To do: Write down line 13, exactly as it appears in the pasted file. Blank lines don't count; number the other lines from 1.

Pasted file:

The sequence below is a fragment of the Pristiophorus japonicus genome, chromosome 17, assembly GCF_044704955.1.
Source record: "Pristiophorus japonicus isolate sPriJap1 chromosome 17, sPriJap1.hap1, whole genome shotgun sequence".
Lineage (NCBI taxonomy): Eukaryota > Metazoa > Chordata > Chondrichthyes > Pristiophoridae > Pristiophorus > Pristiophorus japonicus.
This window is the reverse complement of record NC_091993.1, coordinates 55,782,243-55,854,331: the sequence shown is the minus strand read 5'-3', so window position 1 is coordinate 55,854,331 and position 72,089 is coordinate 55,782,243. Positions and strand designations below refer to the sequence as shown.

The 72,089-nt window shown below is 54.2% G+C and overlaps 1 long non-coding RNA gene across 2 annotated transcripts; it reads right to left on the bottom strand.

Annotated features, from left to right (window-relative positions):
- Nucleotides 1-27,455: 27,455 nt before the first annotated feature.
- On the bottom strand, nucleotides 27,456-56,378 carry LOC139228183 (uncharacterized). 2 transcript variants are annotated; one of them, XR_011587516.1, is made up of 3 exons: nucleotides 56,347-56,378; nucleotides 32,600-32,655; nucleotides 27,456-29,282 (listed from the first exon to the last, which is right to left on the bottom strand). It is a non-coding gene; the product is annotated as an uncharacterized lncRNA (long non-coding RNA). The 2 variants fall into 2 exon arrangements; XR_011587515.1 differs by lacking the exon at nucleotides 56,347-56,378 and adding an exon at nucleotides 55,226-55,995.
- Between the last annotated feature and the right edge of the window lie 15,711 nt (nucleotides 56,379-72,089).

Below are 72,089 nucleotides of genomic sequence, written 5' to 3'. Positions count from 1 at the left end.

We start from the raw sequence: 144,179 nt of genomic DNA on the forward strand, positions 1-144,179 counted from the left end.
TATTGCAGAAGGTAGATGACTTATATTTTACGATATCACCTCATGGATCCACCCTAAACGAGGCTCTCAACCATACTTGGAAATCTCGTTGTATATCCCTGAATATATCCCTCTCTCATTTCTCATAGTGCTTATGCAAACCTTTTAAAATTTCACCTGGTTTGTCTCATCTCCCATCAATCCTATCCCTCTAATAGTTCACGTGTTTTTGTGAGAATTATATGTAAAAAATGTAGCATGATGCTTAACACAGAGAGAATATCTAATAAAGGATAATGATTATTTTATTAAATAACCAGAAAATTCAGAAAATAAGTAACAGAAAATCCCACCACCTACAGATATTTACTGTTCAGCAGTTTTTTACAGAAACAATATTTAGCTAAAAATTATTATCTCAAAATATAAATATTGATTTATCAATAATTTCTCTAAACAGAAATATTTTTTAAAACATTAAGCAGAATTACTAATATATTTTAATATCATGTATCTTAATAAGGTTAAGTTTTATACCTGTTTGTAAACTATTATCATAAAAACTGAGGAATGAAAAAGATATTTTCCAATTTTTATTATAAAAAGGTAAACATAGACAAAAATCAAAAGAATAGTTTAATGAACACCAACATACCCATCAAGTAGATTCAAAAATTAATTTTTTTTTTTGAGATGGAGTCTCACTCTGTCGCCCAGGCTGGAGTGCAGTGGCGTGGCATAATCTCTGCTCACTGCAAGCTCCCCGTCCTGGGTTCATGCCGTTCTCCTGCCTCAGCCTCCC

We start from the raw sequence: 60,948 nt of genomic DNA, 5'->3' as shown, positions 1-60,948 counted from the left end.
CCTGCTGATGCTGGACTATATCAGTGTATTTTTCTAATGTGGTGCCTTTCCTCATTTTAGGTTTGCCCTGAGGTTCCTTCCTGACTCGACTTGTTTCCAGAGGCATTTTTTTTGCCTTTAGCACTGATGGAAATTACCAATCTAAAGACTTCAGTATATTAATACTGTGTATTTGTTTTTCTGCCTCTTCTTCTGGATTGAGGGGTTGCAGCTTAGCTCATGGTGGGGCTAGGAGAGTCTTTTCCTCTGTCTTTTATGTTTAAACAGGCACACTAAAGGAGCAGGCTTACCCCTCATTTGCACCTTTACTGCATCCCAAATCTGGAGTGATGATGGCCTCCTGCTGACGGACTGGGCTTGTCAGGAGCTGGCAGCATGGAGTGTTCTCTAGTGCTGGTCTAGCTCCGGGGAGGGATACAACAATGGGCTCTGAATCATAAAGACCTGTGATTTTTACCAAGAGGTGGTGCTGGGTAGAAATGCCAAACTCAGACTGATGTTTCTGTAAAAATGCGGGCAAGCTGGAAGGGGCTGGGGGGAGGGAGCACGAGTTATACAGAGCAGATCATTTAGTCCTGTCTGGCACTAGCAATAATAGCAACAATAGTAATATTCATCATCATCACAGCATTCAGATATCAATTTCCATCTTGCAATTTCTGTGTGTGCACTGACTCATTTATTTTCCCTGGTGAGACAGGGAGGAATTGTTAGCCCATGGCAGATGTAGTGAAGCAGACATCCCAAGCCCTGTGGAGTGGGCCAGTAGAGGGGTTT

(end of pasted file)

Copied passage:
We start from the raw sequence: 60,948 nt of genomic DNA, 5'->3' as shown, positions 1-60,948 counted from the left end.